Paid Off Your Mortgage Early? 3 Things to Do With That Extra Cash
by Maurie Backman | Updated July 19, 2021 - First published on June 8, 2021
Knocked out your home loan ahead of schedule? You have some options for making good use of your savings.
Many people sign a mortgage and wind up paying it off over 30 years, or however long their loan term is slated for. But what if you've managed to pay off your home loan ahead of schedule? If that's the case, going forward, you won't have to come up with the money for a monthly payment, which means you have a prime opportunity to put that freed-up cash to good use. Here are some of your options.
1. Boost your emergency savings
Your home may be paid off, but that doesn't mean things won't break within it in the coming years. That's why it never hurts to have a strong emergency fund as a homeowner. And now that you're not paying your mortgage lender every month, you can put some of that money into your savings account so you're protected when unplanned bills strike.
2. Sock away money for your children's education
If you have kids who are headed to college, you're probably aware of just how expensive it can be. Now that you're not on the hook for a mortgage payment, you can set money aside to cover those tuition bills. In this regard, you have some options. You can open a traditional brokerage account and invest that cash, or you can open a 529 plan, which offers some modest tax benefits but is a little more restrictive.
With a 529 plan, you get to invest money for education, and any gains in your account are tax free provided they're used for qualified expenses, like tuition. The upside of a 529 plan is that you can change beneficiaries on it, so if you have two kids and one decides to skip out on going to college, you can use your money for your other child without an issue. The downside is that if you withdraw money for noneducational purposes, you'll be subject to a 10% penalty on that sum.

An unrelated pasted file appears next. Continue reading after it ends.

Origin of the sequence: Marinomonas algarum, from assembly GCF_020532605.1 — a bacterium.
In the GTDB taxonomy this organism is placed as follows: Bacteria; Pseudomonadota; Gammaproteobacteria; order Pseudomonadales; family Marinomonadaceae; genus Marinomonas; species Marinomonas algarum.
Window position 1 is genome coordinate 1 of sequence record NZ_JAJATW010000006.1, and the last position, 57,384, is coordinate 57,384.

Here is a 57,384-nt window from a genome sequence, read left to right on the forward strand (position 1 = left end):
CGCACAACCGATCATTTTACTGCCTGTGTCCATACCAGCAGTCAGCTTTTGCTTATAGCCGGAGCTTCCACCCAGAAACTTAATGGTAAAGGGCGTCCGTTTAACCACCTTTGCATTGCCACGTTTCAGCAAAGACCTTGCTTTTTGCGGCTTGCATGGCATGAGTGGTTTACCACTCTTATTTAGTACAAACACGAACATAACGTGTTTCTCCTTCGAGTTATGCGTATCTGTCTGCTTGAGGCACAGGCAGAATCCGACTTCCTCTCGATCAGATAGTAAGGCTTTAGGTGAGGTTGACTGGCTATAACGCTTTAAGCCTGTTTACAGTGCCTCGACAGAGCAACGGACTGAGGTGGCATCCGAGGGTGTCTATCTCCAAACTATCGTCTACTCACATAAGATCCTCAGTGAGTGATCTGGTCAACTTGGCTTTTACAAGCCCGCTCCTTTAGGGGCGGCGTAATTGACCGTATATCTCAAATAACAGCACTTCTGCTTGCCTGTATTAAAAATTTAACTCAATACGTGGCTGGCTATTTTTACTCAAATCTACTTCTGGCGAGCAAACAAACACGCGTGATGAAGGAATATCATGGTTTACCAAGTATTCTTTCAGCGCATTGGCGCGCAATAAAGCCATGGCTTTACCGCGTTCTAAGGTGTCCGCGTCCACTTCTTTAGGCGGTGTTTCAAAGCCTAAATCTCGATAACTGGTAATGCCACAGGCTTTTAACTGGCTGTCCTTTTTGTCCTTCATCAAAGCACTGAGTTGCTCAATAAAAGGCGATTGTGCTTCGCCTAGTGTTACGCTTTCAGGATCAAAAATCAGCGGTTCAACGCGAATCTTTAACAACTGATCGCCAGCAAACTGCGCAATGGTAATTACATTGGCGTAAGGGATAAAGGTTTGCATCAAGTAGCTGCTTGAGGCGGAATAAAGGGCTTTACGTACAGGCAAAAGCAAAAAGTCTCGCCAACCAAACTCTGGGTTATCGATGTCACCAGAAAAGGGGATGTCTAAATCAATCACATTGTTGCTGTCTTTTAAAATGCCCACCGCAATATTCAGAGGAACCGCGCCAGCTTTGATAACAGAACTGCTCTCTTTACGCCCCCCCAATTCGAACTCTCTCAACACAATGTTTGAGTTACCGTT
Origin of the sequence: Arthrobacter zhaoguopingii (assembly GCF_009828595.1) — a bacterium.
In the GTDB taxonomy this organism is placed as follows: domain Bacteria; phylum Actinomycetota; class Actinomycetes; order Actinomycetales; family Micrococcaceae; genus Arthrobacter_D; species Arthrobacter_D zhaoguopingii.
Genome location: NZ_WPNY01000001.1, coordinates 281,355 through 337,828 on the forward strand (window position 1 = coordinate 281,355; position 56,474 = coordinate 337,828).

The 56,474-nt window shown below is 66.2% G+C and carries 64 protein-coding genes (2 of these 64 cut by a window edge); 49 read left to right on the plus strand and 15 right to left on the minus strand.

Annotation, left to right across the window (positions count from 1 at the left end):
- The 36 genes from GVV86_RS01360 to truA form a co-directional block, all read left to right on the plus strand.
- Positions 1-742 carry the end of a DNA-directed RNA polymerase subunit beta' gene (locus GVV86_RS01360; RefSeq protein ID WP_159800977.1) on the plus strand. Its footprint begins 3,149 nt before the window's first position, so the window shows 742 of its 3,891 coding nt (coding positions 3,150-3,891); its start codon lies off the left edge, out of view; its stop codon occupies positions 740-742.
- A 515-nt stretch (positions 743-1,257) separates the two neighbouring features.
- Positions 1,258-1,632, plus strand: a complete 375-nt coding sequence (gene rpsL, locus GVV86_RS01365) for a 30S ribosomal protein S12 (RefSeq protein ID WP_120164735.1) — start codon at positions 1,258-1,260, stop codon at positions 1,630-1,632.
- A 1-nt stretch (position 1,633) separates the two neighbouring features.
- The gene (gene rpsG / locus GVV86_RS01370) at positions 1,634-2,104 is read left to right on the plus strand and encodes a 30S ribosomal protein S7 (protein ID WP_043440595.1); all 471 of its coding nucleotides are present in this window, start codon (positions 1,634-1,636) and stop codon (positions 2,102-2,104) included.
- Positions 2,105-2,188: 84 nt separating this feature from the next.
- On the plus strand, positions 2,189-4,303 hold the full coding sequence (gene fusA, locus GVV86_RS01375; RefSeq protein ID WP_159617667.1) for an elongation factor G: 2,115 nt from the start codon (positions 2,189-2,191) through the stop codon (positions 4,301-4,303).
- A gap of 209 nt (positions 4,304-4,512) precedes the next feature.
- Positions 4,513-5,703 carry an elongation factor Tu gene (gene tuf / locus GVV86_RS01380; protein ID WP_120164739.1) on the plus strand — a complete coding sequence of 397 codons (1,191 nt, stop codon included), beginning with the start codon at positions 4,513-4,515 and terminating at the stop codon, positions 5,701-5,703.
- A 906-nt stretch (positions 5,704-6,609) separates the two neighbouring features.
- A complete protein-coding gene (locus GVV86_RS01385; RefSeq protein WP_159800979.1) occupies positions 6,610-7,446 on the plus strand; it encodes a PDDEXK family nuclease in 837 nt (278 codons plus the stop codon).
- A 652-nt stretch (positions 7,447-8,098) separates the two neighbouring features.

3. Focus on building a retirement nest egg
You'll need money to cover your living costs in retirement, so now that you don't have a mortgage on your hands, it may be a good time to ramp up your IRA contributions. This is an especially good idea if you've been underfunding your retirement plan for the express purpose of knocking out your home loan sooner.
What's more, being mortgage-free may allow you to retire on the early side. But again, you'll need savings to support yourself during that stage of life, so the more money you can allocate to retirement, the better.
Does paying off a mortgage early make sense?
When you pay off a mortgage early, you save money on interest -- potentially, a lot of money. But there's an opportunity cost there. By putting that money into your home, you miss out on a chance to use it for other purposes, like saving for your retirement. If you can comfortably pay off your mortgage early without sacrificing on other goals, then that's not a bad thing to do. Just make sure you're paying off your home early for the right reasons -- and that you have a plan for making the most of your money once you no longer have a mortgage.
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